Fall Institute 2022: Dr. Linda Gronberg-Quinn
Where was Community College Teacher Education 20 years ago and where do we see its role today?
When I graduated from high school, I did not consider going to community college. To me, it was 13th grade. Ironically, it is exactly where I have been employed for over 20 years. In order to answer the above question, I polled many of my colleagues across the state of Maryland. Many of those questioned agreed that the reputation of community colleges has not improved as much as we would like. We continue to find high school counselors and teachers recommending students go directly to a four-year institution. We continue to be asked if our classes are “as good” as the equivalent course in the four-year institutions.
The Associate of Arts in Teaching degree has proven to be a much more efficient means of moving students through the teacher preparation pipeline. It began over 20 years ago in Maryland and requires four year colleges to accept the coursework as a package. While this happens at many of our four year colleges, especially the private colleges that are not mandated to accept it, we still find students’ transcripts being evaluated course by course at times in our public institutions.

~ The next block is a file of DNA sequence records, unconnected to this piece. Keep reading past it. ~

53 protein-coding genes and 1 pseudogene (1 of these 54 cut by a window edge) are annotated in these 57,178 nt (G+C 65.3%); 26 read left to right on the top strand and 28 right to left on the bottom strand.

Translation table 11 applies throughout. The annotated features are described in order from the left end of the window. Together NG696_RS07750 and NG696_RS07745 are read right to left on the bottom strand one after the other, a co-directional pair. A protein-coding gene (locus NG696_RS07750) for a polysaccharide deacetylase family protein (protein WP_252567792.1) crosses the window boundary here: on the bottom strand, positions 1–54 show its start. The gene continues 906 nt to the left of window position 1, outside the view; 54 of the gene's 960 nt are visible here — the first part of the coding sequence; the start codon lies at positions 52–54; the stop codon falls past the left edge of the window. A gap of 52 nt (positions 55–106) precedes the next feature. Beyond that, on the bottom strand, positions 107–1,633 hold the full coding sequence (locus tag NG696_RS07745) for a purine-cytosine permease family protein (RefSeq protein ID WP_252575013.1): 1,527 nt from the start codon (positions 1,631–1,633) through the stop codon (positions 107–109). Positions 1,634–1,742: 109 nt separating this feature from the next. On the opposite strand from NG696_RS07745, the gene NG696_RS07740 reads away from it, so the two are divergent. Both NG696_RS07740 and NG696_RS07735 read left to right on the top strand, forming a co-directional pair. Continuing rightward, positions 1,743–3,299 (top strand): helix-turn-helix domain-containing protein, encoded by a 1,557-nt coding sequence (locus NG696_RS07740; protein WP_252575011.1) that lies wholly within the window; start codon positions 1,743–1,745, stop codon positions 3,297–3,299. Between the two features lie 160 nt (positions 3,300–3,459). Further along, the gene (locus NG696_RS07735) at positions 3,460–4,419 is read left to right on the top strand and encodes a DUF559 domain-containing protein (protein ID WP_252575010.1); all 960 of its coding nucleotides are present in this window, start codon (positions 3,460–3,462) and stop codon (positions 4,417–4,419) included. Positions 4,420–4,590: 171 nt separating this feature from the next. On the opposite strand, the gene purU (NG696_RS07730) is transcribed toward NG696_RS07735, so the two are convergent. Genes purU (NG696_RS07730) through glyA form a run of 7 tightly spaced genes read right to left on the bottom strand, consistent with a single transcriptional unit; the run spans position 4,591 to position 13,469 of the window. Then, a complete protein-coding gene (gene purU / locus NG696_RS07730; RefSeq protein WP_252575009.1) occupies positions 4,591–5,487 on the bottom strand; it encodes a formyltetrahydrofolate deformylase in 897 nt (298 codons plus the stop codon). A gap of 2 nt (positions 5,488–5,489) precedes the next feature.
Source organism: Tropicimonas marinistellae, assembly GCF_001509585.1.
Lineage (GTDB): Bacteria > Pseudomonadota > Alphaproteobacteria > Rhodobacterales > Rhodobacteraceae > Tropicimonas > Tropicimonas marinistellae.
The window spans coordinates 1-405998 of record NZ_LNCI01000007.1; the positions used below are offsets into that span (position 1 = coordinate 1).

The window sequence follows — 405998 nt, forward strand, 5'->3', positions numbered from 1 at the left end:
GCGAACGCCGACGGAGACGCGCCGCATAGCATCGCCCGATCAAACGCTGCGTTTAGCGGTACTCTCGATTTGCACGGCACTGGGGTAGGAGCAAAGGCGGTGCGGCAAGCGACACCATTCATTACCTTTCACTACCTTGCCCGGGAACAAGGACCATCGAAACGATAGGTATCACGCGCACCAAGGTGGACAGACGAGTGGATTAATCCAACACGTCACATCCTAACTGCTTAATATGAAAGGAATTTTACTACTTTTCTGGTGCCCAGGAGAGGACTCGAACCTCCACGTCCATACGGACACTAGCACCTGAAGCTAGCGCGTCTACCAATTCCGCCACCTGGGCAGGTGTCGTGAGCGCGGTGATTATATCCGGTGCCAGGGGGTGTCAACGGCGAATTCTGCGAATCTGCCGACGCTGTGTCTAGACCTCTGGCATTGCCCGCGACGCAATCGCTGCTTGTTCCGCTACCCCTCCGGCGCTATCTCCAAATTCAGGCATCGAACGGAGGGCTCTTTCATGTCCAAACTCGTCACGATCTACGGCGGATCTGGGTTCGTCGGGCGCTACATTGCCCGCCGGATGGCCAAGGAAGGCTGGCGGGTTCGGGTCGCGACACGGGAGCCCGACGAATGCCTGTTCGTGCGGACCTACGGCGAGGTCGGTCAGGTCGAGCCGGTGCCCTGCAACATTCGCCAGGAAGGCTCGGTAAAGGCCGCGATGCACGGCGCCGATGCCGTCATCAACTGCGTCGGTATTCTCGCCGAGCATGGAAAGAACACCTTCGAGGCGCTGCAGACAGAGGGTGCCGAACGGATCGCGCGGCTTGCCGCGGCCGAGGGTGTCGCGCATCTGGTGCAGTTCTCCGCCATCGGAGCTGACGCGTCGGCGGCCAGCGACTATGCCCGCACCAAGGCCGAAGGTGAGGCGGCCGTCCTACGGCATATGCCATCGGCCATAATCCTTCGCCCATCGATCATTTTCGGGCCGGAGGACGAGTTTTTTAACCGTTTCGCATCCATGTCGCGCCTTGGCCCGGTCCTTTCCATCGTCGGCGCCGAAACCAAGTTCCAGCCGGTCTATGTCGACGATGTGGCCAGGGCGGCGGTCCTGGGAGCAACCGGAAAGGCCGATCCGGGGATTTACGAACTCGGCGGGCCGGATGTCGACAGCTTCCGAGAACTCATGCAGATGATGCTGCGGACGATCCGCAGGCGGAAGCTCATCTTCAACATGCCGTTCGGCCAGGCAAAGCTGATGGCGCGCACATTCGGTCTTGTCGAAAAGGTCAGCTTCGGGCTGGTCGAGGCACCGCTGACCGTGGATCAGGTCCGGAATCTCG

Another area in which much has not changed is how community colleges are consistently on the front lines in addressing teacher shortages, not merely in subject matter, but also the shortage of teachers of color. Our students represent a more diverse pool of teacher candidates. For these potential teachers, we offer more options. Our cost continues to be significantly lower than four-year colleges, and we allow people to enroll in our individual courses without requiring them to complete a degree as four year institutions do. Our options are more flexible and more affordable.
An obvious improvement in all areas of education is the online option for courses. During COVID, we were able to continue to offer all of our courses in an online or synchronous remote manner. While that is an extreme example of the power of online learning, we also realize that online learning better suits many of our students. Community colleges continue to address the needs of the non-traditional student. While some of the four-year educator preparation programs have yielded to the need for courses to be offered online, in the evening, and on weekends, many continue to require lock-step progression through the program with daytime in-person classes only.
Reflecting on these past two decades, I certainly feel more confident with regard to our community college teacher education programs. I see in my former students who are now in classrooms, the grit and determination to weather the current problems in the field. It is the same grit and determination that they mined while overcoming obstacles to complete their degree with us. I know that they are much better teachers as a result.
Linda Gronberg-Quinn, PhD
Director, Teacher Education – Community College of Baltimore County